By Karen Schucan Bird

Workplace training on domestic abuse is effective, helping employees to understand abuse and know how to respond. Yet, with diverse programmes and specialist providers, it may be difficult to know which aspects of training are essential for delivering improvements in the workplace. Recent research completed by Dr Karen Schucan Bird and colleagues at UCL offers insight into the content and delivery of effective training. Based on employees’ experiences and quantitative evidence, the research pinpoints the key features of effective training in workplaces and community settings. The findings lead to the following recommendations:

To develop effective training programmes:

  1. Provide information on the warning signs and nature of DA, the impacts of abuse on victim-survivors, guidance on how to respond (e.g., empathetic listening), and details about relevant resources (e.g., local specialist services)
  2. Use visuals, statistics, and case scenarios in the delivery of the training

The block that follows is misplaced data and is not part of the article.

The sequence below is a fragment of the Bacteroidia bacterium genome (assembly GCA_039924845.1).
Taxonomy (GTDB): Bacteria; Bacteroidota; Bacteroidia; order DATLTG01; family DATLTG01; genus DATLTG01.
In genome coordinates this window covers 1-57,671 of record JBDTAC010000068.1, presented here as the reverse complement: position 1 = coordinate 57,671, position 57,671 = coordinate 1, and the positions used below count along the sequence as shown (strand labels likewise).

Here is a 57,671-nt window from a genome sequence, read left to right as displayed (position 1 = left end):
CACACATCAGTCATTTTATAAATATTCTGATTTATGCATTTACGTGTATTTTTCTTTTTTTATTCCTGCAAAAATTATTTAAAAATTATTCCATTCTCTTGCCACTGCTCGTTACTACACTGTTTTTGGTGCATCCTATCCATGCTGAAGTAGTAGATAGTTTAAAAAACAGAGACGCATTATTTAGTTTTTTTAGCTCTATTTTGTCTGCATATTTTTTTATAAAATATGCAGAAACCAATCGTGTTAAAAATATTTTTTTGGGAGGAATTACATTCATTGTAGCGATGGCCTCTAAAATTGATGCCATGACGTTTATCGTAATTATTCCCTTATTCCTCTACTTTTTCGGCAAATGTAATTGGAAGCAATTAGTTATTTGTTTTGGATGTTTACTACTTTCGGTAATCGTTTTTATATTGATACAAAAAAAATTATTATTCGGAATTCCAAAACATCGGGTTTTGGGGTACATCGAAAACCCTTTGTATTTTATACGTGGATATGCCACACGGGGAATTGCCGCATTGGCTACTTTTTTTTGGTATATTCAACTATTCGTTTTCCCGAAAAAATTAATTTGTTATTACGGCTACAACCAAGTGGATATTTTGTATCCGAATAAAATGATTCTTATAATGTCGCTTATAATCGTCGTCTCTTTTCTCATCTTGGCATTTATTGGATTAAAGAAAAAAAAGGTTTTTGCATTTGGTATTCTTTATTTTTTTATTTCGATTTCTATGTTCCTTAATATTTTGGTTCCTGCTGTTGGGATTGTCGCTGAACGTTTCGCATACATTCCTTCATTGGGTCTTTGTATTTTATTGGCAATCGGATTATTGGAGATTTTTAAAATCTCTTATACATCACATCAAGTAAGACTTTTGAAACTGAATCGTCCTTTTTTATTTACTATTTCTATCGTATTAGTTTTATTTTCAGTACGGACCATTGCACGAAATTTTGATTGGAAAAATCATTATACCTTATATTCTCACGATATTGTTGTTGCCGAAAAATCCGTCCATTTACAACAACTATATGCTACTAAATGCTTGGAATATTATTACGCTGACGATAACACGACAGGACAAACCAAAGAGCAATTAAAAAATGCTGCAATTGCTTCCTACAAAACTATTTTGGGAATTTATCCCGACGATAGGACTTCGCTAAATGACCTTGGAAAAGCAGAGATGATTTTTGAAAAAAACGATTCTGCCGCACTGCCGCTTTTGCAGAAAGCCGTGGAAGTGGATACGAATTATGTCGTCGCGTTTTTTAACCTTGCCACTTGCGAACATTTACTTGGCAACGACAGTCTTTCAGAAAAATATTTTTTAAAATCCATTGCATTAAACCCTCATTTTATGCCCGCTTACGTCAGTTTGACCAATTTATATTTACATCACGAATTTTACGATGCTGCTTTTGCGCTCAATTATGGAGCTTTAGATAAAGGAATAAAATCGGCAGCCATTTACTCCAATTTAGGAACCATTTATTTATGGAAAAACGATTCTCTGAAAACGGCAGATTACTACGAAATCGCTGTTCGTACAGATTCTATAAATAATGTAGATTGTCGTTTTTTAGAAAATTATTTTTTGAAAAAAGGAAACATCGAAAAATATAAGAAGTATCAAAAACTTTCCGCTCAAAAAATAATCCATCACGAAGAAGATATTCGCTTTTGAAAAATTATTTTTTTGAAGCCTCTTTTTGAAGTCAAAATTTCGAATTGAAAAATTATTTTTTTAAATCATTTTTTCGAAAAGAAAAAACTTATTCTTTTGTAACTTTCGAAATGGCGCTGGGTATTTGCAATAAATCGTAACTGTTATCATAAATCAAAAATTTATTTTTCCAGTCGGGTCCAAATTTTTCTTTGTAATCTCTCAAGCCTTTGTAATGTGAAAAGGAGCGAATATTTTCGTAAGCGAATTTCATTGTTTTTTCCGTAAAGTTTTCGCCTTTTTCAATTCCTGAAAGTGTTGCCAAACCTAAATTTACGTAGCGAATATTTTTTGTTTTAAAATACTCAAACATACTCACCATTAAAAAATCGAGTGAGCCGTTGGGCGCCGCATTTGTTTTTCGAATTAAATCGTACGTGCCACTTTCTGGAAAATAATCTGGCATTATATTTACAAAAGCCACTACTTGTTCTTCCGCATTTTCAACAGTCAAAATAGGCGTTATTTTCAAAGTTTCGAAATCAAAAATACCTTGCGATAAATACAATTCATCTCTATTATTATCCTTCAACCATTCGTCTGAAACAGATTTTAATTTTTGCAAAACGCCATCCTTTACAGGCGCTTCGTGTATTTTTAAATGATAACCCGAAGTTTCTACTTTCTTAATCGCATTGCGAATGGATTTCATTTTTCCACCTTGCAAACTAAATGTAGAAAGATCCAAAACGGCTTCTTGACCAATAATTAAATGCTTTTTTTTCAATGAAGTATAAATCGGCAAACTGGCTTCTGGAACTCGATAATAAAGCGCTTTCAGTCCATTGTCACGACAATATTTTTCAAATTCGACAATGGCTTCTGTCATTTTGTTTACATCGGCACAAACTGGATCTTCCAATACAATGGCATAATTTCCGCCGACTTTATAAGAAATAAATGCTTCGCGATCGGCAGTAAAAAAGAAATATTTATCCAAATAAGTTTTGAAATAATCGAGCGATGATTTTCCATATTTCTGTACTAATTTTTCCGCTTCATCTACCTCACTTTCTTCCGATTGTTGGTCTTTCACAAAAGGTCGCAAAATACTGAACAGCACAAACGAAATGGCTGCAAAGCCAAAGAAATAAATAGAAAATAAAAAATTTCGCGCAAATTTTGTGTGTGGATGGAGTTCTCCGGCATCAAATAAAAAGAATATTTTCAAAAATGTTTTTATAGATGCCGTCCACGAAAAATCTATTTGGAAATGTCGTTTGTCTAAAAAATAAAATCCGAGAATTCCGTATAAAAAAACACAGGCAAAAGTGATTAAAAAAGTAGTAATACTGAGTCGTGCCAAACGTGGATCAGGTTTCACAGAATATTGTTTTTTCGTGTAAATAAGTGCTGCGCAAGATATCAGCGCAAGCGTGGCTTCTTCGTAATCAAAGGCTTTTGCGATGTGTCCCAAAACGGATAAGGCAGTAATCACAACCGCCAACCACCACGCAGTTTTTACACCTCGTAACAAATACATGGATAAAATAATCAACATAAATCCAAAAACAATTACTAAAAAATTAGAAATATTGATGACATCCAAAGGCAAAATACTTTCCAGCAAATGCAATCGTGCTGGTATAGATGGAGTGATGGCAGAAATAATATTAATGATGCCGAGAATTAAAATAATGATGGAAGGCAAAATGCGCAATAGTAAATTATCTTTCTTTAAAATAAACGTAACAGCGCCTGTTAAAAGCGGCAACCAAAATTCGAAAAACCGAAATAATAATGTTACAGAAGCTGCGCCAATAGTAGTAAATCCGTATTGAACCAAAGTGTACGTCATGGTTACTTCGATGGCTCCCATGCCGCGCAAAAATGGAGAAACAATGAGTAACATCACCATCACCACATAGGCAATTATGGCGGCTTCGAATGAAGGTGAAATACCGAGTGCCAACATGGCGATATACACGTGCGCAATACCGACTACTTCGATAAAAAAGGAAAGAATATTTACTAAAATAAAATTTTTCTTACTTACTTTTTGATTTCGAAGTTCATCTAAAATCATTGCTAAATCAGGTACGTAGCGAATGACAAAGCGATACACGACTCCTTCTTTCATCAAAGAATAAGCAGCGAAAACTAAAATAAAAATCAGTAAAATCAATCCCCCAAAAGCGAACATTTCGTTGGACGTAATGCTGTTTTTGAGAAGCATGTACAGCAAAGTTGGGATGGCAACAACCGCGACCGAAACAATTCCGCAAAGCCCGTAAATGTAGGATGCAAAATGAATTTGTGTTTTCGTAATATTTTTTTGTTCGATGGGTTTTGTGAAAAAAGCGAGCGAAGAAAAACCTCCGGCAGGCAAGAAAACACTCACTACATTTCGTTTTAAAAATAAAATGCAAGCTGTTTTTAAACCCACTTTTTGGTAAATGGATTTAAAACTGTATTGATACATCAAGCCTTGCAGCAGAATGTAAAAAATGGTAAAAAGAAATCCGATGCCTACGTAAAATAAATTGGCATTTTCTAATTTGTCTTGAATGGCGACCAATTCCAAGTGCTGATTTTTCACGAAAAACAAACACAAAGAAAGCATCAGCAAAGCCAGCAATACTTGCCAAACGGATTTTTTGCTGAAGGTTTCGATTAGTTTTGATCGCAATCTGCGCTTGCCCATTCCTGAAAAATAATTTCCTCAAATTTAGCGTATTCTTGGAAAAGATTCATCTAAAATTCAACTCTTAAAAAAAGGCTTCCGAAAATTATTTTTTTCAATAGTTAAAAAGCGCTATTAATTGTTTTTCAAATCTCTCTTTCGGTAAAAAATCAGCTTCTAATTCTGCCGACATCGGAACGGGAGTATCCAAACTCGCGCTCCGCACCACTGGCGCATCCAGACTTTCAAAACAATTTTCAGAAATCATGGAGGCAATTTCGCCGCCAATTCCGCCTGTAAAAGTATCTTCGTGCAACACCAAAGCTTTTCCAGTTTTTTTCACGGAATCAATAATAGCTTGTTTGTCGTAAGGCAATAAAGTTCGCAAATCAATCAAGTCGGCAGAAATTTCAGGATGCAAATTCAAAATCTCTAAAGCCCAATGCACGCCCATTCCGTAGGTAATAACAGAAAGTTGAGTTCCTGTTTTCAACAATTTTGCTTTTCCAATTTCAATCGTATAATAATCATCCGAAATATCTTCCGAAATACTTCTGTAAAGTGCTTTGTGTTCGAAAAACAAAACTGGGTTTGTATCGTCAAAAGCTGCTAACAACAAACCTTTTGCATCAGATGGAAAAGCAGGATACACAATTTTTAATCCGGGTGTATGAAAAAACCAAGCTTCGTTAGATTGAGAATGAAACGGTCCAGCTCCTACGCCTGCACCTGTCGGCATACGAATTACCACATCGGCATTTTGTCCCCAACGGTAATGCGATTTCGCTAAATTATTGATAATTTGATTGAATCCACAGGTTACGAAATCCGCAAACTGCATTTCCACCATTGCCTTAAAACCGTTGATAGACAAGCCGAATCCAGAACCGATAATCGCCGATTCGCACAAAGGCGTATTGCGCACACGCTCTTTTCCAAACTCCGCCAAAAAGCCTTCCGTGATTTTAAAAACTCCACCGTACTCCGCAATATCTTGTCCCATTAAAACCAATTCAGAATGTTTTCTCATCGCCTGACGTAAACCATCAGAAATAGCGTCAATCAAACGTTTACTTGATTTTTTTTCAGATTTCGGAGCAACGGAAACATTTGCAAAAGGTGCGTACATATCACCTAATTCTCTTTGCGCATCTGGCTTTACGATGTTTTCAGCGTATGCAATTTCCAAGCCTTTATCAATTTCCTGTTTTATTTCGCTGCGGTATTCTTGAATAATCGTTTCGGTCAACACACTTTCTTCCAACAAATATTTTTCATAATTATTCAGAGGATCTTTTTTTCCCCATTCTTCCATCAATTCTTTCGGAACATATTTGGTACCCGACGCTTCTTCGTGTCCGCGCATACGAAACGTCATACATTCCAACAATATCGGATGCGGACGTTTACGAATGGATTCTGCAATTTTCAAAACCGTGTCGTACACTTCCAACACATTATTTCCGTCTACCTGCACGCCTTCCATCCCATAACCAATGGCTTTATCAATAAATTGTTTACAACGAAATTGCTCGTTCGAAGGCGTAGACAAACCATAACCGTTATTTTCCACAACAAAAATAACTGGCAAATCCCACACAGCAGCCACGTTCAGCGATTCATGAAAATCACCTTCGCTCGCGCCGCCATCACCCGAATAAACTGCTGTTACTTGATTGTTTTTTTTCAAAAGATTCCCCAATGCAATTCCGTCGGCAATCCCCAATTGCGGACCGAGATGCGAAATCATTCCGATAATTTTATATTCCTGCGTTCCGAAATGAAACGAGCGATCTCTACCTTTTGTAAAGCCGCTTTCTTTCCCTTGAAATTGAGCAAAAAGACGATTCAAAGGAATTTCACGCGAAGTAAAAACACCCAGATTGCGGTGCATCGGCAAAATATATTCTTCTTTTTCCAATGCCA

3. Tailor the training to the audience, to “meet people where they are”. This means providing information that is applicable to employees in the workplace setting (e.g., appropriate referral routes or links to policies and procedures), build relationships of trust with colleagues, and ensure that materials are culturally appropriate.

In delivering training in your workplace, consider:

  • Involving educators or experts in domestic abuse
  • Whether domestic abuse training should be mandatory or voluntary in your setting.

Additional issues that may be important to bear in mind:

  • Acknowledge the discomfort of talking about domestic abuse
  • Ensure that training materials include diverse groups without stereotyping
  • Use group learning formats to allow colleagues to learn from each other.

For more information about these recommendations and considerations, see the discussion section of the article here, published in Health and Social Care in the Community (2024). A summary of how to support someone who is experiencing domestic abuse is published in The Conversation.